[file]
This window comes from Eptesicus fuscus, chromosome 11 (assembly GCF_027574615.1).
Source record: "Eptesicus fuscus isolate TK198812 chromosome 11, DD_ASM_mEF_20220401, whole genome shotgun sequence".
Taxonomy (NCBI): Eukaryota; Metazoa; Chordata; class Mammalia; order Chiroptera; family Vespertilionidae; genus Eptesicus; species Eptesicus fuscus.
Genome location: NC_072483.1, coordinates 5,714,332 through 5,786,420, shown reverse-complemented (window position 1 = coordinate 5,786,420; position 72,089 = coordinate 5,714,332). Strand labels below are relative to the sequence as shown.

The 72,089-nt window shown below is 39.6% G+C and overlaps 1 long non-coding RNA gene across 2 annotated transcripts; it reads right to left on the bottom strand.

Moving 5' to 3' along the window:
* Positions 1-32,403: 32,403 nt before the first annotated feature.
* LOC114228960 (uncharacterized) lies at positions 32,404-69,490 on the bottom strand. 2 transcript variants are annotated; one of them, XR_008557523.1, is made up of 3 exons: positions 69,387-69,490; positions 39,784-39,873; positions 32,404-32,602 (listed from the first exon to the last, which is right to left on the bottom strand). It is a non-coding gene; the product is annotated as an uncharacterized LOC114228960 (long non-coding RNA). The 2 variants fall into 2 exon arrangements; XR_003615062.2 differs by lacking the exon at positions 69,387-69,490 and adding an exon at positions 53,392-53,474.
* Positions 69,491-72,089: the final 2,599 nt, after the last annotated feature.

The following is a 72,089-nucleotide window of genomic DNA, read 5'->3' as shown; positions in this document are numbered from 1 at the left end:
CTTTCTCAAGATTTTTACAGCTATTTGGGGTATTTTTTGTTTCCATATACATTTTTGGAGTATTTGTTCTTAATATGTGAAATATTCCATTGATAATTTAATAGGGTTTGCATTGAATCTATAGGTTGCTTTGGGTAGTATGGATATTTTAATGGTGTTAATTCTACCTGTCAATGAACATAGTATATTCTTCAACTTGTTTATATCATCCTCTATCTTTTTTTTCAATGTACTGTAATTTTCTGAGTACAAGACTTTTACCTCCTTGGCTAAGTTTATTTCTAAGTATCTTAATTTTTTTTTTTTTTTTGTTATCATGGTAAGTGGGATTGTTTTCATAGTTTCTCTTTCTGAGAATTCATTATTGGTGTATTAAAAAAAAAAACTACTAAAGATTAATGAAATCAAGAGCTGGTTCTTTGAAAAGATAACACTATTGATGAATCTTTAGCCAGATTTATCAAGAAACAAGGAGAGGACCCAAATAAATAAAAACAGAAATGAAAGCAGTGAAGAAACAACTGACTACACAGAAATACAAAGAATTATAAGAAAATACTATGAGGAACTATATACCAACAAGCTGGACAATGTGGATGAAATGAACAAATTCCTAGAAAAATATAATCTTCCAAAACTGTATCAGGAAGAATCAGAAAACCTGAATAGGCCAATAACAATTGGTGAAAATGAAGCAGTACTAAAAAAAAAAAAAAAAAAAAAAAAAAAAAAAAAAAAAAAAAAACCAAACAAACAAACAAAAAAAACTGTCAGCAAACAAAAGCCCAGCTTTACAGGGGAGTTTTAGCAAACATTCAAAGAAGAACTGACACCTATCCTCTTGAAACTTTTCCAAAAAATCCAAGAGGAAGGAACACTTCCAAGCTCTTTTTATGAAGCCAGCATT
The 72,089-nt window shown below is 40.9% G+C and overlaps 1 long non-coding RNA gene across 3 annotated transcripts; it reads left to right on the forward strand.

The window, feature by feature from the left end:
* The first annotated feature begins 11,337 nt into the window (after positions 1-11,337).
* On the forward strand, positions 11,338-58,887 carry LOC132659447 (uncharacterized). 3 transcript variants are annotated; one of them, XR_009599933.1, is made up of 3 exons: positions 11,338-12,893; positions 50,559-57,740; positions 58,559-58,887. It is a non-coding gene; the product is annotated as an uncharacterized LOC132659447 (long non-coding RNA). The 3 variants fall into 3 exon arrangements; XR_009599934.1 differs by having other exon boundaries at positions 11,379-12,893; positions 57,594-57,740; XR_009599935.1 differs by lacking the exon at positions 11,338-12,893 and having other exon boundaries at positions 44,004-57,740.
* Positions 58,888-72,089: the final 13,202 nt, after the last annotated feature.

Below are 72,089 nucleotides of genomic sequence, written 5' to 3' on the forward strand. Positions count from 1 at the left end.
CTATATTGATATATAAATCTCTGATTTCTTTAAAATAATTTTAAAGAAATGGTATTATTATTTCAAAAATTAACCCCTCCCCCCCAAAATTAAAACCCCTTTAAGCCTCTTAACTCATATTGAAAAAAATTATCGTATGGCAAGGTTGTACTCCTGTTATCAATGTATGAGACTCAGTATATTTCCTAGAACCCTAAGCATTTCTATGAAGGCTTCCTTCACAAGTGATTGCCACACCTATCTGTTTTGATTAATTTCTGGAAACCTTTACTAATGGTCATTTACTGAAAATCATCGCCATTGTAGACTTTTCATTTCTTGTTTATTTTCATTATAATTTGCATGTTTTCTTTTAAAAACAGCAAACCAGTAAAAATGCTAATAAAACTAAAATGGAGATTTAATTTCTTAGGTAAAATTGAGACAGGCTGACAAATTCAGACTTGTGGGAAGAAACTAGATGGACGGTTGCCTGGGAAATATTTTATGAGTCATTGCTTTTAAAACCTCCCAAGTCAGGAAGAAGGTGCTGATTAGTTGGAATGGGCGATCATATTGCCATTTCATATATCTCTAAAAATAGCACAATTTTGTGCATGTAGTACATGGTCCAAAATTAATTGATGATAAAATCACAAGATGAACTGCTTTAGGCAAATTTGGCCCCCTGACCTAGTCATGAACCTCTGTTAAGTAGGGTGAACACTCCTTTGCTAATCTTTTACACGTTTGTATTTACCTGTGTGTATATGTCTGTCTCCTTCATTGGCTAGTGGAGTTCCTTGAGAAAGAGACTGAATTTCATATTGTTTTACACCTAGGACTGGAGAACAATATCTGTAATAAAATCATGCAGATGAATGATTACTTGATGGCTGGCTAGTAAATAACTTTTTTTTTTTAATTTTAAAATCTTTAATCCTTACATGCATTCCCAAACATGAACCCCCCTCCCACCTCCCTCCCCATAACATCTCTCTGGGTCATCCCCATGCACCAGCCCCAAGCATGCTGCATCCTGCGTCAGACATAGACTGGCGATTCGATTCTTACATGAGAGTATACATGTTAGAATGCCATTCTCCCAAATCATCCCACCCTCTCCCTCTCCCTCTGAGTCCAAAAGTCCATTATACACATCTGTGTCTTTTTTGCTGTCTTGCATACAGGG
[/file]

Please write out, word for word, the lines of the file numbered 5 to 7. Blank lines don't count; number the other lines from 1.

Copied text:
The 72,089-nt window shown below is 39.6% G+C and overlaps 1 long non-coding RNA gene across 2 annotated transcripts; it reads right to left on the bottom strand.

Moving 5' to 3' along the window:
* Positions 1-32,403: 32,403 nt before the first annotated feature.